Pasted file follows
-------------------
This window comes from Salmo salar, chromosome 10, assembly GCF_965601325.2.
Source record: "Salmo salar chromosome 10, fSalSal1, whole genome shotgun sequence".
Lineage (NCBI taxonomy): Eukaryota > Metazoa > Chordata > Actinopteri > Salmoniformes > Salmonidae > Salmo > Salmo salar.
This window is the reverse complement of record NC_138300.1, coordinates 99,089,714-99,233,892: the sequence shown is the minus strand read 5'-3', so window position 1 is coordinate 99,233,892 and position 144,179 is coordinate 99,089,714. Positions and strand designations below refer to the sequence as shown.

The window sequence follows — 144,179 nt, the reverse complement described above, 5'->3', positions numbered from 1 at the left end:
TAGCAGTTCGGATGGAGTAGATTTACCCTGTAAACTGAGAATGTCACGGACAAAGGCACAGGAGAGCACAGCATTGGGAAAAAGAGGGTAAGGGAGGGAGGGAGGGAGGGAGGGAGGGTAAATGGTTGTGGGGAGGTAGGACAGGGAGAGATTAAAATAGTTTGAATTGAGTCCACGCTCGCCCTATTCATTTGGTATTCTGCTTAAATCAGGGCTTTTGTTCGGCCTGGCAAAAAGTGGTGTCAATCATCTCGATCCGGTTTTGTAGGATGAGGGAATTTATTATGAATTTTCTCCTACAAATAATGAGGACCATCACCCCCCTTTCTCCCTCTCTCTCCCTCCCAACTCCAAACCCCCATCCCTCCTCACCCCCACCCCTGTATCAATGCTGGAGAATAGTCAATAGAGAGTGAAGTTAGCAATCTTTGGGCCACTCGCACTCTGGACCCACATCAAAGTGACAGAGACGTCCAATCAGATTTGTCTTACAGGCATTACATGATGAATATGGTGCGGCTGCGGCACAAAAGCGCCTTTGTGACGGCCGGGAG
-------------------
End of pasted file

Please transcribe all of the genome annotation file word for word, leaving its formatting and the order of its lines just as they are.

This window comes from Salmo salar, chromosome 10, assembly GCF_965601325.2.
Source record: "Salmo salar chromosome 10, fSalSal1, whole genome shotgun sequence".
Lineage (NCBI taxonomy): Eukaryota > Metazoa > Chordata > Actinopteri > Salmoniformes > Salmonidae > Salmo > Salmo salar.
This window is the reverse complement of record NC_138300.1, coordinates 99,089,714-99,233,892: the sequence shown is the minus strand read 5'-3', so window position 1 is coordinate 99,233,892 and position 144,179 is coordinate 99,089,714. Positions and strand designations below refer to the sequence as shown.

The window sequence follows — 144,179 nt, the reverse complement described above, 5'->3', positions numbered from 1 at the left end:
TAGCAGTTCGGATGGAGTAGATTTACCCTGTAAACTGAGAATGTCACGGACAAAGGCACAGGAGAGCACAGCATTGGGAAAAAGAGGGTAAGGGAGGGAGGGAGGGAGGGAGGGAGGGTAAATGGTTGTGGGGAGGTAGGACAGGGAGAGATTAAAATAGTTTGAATTGAGTCCACGCTCGCCCTATTCATTTGGTATTCTGCTTAAATCAGGGCTTTTGTTCGGCCTGGCAAAAAGTGGTGTCAATCATCTCGATCCGGTTTTGTAGGATGAGGGAATTTATTATGAATTTTCTCCTACAAATAATGAGGACCATCACCCCCCTTTCTCCCTCTCTCTCCCTCCCAACTCCAAACCCCCATCCCTCCTCACCCCCACCCCTGTATCAATGCTGGAGAATAGTCAATAGAGAGTGAAGTTAGCAATCTTTGGGCCACTCGCACTCTGGACCCACATCAAAGTGACAGAGACGTCCAATCAGATTTGTCTTACAGGCATTACATGATGAATATGGTGCGGCTGCGGCACAAAAGCGCCTTTGTGACGGCCGGGAG